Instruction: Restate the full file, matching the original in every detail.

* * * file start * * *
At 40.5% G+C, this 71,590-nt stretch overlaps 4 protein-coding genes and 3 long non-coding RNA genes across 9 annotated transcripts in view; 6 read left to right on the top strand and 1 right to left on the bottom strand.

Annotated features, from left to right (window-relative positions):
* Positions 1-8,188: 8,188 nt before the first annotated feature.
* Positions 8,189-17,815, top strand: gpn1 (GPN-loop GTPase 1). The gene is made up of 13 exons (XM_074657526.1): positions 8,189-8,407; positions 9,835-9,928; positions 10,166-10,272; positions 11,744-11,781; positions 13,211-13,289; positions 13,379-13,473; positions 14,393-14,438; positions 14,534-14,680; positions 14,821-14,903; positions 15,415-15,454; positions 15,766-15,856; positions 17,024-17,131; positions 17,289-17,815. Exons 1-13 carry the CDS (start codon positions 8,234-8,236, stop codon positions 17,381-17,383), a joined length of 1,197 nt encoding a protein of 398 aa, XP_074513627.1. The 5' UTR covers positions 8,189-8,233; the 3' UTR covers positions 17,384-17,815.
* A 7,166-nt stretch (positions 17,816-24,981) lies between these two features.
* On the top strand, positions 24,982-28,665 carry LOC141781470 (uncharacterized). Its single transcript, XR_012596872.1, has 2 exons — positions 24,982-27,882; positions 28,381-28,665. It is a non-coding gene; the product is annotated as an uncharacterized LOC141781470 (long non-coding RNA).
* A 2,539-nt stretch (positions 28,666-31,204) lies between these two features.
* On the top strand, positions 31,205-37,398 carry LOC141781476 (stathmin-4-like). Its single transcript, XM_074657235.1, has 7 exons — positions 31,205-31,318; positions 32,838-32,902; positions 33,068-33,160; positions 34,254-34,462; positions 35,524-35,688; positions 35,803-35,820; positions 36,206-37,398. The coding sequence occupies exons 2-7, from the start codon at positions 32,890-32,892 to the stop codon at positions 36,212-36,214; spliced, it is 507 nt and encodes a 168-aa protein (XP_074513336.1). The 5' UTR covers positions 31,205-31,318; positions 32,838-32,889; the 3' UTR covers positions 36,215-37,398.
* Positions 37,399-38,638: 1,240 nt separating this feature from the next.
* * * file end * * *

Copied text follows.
At 40.5% G+C, this 71,590-nt stretch overlaps 4 protein-coding genes and 3 long non-coding RNA genes across 9 annotated transcripts in view; 6 read left to right on the top strand and 1 right to left on the bottom strand.

Annotated features, from left to right (window-relative positions):
* Positions 1-8,188: 8,188 nt before the first annotated feature.
* Positions 8,189-17,815, top strand: gpn1 (GPN-loop GTPase 1). The gene is made up of 13 exons (XM_074657526.1): positions 8,189-8,407; positions 9,835-9,928; positions 10,166-10,272; positions 11,744-11,781; positions 13,211-13,289; positions 13,379-13,473; positions 14,393-14,438; positions 14,534-14,680; positions 14,821-14,903; positions 15,415-15,454; positions 15,766-15,856; positions 17,024-17,131; positions 17,289-17,815. Exons 1-13 carry the CDS (start codon positions 8,234-8,236, stop codon positions 17,381-17,383), a joined length of 1,197 nt encoding a protein of 398 aa, XP_074513627.1. The 5' UTR covers positions 8,189-8,233; the 3' UTR covers positions 17,384-17,815.
* A 7,166-nt stretch (positions 17,816-24,981) lies between these two features.
* On the top strand, positions 24,982-28,665 carry LOC141781470 (uncharacterized). Its single transcript, XR_012596872.1, has 2 exons — positions 24,982-27,882; positions 28,381-28,665. It is a non-coding gene; the product is annotated as an uncharacterized LOC141781470 (long non-coding RNA).
* A 2,539-nt stretch (positions 28,666-31,204) lies between these two features.
* On the top strand, positions 31,205-37,398 carry LOC141781476 (stathmin-4-like). Its single transcript, XM_074657235.1, has 7 exons — positions 31,205-31,318; positions 32,838-32,902; positions 33,068-33,160; positions 34,254-34,462; positions 35,524-35,688; positions 35,803-35,820; positions 36,206-37,398. The coding sequence occupies exons 2-7, from the start codon at positions 32,890-32,892 to the stop codon at positions 36,212-36,214; spliced, it is 507 nt and encodes a 168-aa protein (XP_074513336.1). The 5' UTR covers positions 31,205-31,318; positions 32,838-32,889; the 3' UTR covers positions 36,215-37,398.
* Positions 37,399-38,638: 1,240 nt separating this feature from the next.